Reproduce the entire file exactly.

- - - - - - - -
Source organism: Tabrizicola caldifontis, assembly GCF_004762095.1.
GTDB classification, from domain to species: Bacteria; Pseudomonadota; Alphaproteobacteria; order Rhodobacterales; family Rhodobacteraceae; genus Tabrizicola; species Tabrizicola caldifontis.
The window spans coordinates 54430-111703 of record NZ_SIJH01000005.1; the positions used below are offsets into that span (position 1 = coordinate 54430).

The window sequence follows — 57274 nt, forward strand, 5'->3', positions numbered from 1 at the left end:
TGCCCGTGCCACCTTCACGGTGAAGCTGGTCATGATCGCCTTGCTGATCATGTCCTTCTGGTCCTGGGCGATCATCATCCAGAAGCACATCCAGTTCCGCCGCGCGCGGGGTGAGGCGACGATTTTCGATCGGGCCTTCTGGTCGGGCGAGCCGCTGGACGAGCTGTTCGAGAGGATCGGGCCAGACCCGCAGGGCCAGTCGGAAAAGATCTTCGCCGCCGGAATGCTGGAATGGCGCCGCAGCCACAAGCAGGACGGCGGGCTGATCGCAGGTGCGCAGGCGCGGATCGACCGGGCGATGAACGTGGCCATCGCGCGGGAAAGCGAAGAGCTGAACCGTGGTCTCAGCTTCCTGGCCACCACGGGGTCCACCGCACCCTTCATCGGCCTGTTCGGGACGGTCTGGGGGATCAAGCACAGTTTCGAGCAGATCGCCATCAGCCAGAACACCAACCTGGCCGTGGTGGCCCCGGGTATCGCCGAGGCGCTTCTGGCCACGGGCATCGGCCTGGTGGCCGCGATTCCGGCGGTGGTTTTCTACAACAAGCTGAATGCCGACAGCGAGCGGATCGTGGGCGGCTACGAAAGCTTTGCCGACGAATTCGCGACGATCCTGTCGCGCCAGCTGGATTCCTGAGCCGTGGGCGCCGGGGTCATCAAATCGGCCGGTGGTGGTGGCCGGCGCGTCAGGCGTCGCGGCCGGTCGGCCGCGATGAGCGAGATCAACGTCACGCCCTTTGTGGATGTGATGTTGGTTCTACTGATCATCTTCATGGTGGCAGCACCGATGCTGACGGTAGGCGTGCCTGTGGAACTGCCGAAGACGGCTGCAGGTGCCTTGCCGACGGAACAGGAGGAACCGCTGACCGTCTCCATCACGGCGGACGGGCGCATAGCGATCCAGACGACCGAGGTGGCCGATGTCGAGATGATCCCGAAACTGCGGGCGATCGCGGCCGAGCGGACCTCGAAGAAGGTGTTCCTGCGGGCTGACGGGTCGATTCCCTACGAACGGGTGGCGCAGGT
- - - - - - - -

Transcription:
Source organism: Tabrizicola caldifontis, assembly GCF_004762095.1.
GTDB classification, from domain to species: Bacteria; Pseudomonadota; Alphaproteobacteria; order Rhodobacterales; family Rhodobacteraceae; genus Tabrizicola; species Tabrizicola caldifontis.
The window spans coordinates 54430-111703 of record NZ_SIJH01000005.1; the positions used below are offsets into that span (position 1 = coordinate 54430).

The window sequence follows — 57274 nt, forward strand, 5'->3', positions numbered from 1 at the left end:
TGCCCGTGCCACCTTCACGGTGAAGCTGGTCATGATCGCCTTGCTGATCATGTCCTTCTGGTCCTGGGCGATCATCATCCAGAAGCACATCCAGTTCCGCCGCGCGCGGGGTGAGGCGACGATTTTCGATCGGGCCTTCTGGTCGGGCGAGCCGCTGGACGAGCTGTTCGAGAGGATCGGGCCAGACCCGCAGGGCCAGTCGGAAAAGATCTTCGCCGCCGGAATGCTGGAATGGCGCCGCAGCCACAAGCAGGACGGCGGGCTGATCGCAGGTGCGCAGGCGCGGATCGACCGGGCGATGAACGTGGCCATCGCGCGGGAAAGCGAAGAGCTGAACCGTGGTCTCAGCTTCCTGGCCACCACGGGGTCCACCGCACCCTTCATCGGCCTGTTCGGGACGGTCTGGGGGATCAAGCACAGTTTCGAGCAGATCGCCATCAGCCAGAACACCAACCTGGCCGTGGTGGCCCCGGGTATCGCCGAGGCGCTTCTGGCCACGGGCATCGGCCTGGTGGCCGCGATTCCGGCGGTGGTTTTCTACAACAAGCTGAATGCCGACAGCGAGCGGATCGTGGGCGGCTACGAAAGCTTTGCCGACGAATTCGCGACGATCCTGTCGCGCCAGCTGGATTCCTGAGCCGTGGGCGCCGGGGTCATCAAATCGGCCGGTGGTGGTGGCCGGCGCGTCAGGCGTCGCGGCCGGTCGGCCGCGATGAGCGAGATCAACGTCACGCCCTTTGTGGATGTGATGTTGGTTCTACTGATCATCTTCATGGTGGCAGCACCGATGCTGACGGTAGGCGTGCCTGTGGAACTGCCGAAGACGGCTGCAGGTGCCTTGCCGACGGAACAGGAGGAACCGCTGACCGTCTCCATCACGGCGGACGGGCGCATAGCGATCCAGACGACCGAGGTGGCCGATGTCGAGATGATCCCGAAACTGCGGGCGATCGCGGCCGAGCGGACCTCGAAGAAGGTGTTCCTGCGGGCTGACGGGTCGATTCCCTACGAACGGGTGGCGCAGGT